This is the companion film to WALKING WITH LIFE. Administrators and participants in the Tostan program describe how the program has evolved from its roots over 30 years ago. Their philosophy of promoting indigenous African culture in order to teach human rights has enabled them to build long-lasting partnerships with Islamic leaders, with African communities and with individual participants, seen as key in the movement toward positive and sustainable social change.


Documentary film.  16 mns.  Color.

A natural outcome of the movement to teach human rights around the world has been the development of Human Rights Cities in several countries – an initiative of Shulamith Koenig, Founder and Director of the People’s Decade for Human Rights Learning ( . This film documents the process in the town of Thies, Senegal, and in Washington, D.C. – the first American city to make this commitment.

Price for this DVD (3 films):

  • Individuals: US$ 45.00, in a jewel case
  • Library, Non-Profit, University: US$ 275.00 in a DVD box

Buy this film


Documentary. 27:45mns. Color.


This film is an upbeat look at the remarkable history of the Swahili people of the East African coast. Packed with the music and dance of its indigenous peoples, the film takes viewers along the coast from the fabled island of Lamu to Zanzibar, Bagamoyo and Dar es Salaam, tracing the development of the Swahili culture through the intermarriage of Arab settlers arriving from Oman in the 8th century with local Africans.

The emergence of the Swahili as prosperous merchant brokers in the Indian Ocean basin and in the growing slave trade made them a lucrative target for successive waves of settlers, invaders and colonizers, including the Persians, Portuguese, Germans and British. The Swahili have withstood all these invasions and maintained their culture until today. Can they survive in the face of globalization, the Internet and tourism? This film is distributed by Documentary Educational Resources:


  • Individuals: US$ 25.00 in a jewel case
  • Library, Non-Profit, University: US$65  in a jewel case

Buy this film


Documentary. 56mns. Color.


In 2004, I traveled around southern India alone for two months. I never intended to make a film, but simply took still shots with a tiny old Canon digital camera, and recorded a travel journal on mini-casette tapes. Half way through the trip, I discovered that my camera could make 15-second movies. Aha! When I got home, I thought I would arrange a (boring) slide show for my friends. Four months later, I had put together this film-book-thing on Windows Movie Maker – a really primitive program not intended for complex sound mixing or nice dissolves! But I had fun – so here it is!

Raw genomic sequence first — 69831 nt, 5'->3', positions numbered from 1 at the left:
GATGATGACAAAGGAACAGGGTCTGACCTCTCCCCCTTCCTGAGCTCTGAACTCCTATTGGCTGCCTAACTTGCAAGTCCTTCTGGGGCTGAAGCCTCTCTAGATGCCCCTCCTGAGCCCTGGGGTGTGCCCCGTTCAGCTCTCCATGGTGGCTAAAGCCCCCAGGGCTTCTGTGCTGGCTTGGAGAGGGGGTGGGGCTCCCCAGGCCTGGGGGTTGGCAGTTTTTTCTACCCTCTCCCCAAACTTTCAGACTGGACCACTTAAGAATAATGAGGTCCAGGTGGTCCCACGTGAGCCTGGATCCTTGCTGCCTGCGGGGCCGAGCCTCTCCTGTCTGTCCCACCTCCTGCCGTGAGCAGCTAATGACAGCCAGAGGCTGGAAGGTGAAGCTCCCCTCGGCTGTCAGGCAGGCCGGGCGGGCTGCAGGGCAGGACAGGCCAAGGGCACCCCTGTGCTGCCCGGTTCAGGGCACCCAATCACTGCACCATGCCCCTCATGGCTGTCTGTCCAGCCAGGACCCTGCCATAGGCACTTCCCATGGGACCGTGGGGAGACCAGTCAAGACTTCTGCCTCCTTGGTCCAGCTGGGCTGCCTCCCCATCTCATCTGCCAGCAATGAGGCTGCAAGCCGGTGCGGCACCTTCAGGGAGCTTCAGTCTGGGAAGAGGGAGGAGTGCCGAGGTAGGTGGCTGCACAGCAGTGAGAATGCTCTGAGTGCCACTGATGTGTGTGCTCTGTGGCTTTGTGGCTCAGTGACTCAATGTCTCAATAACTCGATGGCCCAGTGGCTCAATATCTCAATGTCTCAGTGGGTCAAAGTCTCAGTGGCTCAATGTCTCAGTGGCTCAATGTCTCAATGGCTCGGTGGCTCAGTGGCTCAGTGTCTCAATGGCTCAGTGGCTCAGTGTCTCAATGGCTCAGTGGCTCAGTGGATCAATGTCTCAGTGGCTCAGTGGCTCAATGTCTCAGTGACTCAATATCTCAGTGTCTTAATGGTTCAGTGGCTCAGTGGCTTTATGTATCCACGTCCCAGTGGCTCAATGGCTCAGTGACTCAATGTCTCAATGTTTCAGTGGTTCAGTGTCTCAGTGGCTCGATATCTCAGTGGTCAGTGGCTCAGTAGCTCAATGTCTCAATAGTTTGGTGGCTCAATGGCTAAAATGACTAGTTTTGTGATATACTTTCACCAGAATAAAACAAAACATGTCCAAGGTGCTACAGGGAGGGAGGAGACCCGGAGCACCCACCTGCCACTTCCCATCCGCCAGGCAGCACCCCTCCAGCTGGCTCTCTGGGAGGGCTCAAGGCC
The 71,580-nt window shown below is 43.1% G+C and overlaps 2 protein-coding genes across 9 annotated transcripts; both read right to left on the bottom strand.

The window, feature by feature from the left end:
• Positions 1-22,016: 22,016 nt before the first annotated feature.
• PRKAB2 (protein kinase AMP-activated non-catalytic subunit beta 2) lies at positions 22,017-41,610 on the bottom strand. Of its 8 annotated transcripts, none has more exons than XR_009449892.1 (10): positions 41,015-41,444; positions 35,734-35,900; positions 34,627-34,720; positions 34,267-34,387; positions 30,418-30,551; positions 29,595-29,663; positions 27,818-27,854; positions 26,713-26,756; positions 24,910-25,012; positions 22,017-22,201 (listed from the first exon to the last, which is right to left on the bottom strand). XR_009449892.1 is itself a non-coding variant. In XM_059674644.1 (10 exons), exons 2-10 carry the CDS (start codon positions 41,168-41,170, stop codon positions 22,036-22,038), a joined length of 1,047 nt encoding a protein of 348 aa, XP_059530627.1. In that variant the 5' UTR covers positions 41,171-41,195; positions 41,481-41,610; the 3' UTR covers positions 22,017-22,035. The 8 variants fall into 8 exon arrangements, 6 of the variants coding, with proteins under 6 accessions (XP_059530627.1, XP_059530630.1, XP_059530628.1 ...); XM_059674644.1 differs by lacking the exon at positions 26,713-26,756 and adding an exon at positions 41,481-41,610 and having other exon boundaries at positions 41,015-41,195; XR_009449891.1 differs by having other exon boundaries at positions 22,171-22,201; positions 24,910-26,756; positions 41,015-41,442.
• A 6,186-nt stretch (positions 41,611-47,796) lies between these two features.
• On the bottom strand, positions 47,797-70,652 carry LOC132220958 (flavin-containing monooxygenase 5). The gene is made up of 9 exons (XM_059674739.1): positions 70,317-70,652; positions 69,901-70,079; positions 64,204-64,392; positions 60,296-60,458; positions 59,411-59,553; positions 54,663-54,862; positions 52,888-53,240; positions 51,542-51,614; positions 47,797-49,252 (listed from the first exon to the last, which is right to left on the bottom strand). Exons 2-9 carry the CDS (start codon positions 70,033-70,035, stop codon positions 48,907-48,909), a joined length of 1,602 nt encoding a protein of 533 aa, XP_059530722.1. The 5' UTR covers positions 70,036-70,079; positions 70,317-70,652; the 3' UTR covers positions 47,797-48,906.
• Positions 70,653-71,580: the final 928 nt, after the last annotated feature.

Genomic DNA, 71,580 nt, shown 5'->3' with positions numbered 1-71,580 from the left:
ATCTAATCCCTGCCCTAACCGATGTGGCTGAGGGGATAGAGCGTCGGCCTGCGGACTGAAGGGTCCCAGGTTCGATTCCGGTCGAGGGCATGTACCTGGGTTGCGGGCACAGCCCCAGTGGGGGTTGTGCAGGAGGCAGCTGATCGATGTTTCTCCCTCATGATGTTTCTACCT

Price: US$ 25.00 in a jewel case

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Experimental short film.  16mm 14:03 mns. Black/white.


A woman has decided to move from one “state of being” to another. She spends the last day of her current “incarnation” on a beach, observing the people around her. Their activities become a poetic metaphor for the human condition and the transience of life.The film was shot on Sagg Main Beach in Sagaponack, Long Island, with Megan Chaskey as the lead. A trained Buddhist, she adds to the project a profound spiritual dimension.

Price: US$ 25.00 in a jewel case

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16mm, 5:35mns. Black/white. 1973.


This short was made in Hamburg, Germany, in 1973. It features Dragan Todorovic, a Czechoslovakian puppeteer who tells a story of the oppressed and the oppressor simply through the magical movements of his hands. Music for this short film was specially composed by Volker Kunze.

Price: US$ 20.00 in a jewel case

Buy this film


Animation. 6mns. Color


This film retells the legend of Sundiata, the famous thirteenth century King of Mali. Live African musicians and a traditional griot perform the piece as oral history to accompany the narrative and the magnificent, colorful paintings. The film is intended for supplementary use in schools, grades 5-8, but is also entertaining and informative for any audience.

Written by Kenny Mann; narrated by Afemo Omilami; produced by Jeanne Jacoby; directed by Joel Gilmore;griotand Kora musician – Morikeba Kouyate; drummer – Oginga Love; paintings by Vern Edwards. Harcourt/Brace/Jovanovitch.



Documentary.  13 mns. Color.


The Samburu Conservation Research Initiative (CRI) is a remarkable program for wildlife preservation in northern Kenya. With four well-established scientific projects based in northern Kenya’s arid Samburu country, Earthwatch realized that their efforts to conserve wildlife would be meaningless without the involvement of the local Samburu people. This short film illustrates some of the main problems effecting the Samburu and impacting local wildlife, and looks at ways in which Earthwatch trains Samburu people to actively participate in wildlife conservation, to the benefit of themselves, their lands, the wildlife and ultimately the Kenya economy. I made this film free of charge, as my donation to Earthwatch and to Kenya.

Camera: Kenny Mann; Camera and editing:  Oscar Mann